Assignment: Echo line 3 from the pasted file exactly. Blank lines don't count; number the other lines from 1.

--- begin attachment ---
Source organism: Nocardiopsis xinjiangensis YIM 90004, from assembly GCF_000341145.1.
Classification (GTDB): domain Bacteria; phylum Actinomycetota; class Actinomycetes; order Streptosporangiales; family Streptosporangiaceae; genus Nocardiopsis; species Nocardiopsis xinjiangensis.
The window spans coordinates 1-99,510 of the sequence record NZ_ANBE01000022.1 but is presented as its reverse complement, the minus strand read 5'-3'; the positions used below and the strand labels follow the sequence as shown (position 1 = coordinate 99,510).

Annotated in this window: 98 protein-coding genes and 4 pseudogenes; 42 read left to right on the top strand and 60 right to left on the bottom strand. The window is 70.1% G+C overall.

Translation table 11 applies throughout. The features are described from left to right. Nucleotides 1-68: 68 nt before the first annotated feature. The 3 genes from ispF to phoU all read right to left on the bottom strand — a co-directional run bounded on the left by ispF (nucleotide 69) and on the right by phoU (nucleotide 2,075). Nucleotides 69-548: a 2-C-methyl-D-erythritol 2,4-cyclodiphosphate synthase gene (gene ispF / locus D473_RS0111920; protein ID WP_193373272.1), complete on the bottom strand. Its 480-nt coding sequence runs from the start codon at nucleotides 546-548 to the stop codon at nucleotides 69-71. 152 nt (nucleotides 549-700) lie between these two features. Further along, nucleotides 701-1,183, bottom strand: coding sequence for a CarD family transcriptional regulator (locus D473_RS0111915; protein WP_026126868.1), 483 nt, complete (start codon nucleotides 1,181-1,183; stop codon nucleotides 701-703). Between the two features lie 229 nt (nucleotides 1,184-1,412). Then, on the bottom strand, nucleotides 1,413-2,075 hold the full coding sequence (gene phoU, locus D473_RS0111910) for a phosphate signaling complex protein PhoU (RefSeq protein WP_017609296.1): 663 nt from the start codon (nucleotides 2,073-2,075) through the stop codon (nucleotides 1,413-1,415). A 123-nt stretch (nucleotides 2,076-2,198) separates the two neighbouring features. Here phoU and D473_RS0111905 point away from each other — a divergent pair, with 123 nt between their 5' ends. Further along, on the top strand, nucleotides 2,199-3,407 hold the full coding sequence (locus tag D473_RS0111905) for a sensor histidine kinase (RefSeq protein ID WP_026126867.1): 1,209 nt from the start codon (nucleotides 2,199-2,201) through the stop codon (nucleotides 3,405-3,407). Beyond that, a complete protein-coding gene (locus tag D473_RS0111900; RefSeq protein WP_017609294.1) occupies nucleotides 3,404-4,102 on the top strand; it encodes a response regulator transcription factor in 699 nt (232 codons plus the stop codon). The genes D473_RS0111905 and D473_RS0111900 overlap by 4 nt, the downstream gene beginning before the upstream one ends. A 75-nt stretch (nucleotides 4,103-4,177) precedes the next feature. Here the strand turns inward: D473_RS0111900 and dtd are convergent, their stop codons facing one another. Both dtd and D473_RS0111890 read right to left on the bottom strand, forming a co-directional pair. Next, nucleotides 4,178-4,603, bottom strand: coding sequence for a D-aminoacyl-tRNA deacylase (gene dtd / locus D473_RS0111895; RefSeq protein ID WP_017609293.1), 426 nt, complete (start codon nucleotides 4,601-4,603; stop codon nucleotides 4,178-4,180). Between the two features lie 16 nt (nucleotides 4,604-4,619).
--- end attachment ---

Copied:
The window spans coordinates 1-99,510 of the sequence record NZ_ANBE01000022.1 but is presented as its reverse complement, the minus strand read 5'-3'; the positions used below and the strand labels follow the sequence as shown (position 1 = coordinate 99,510).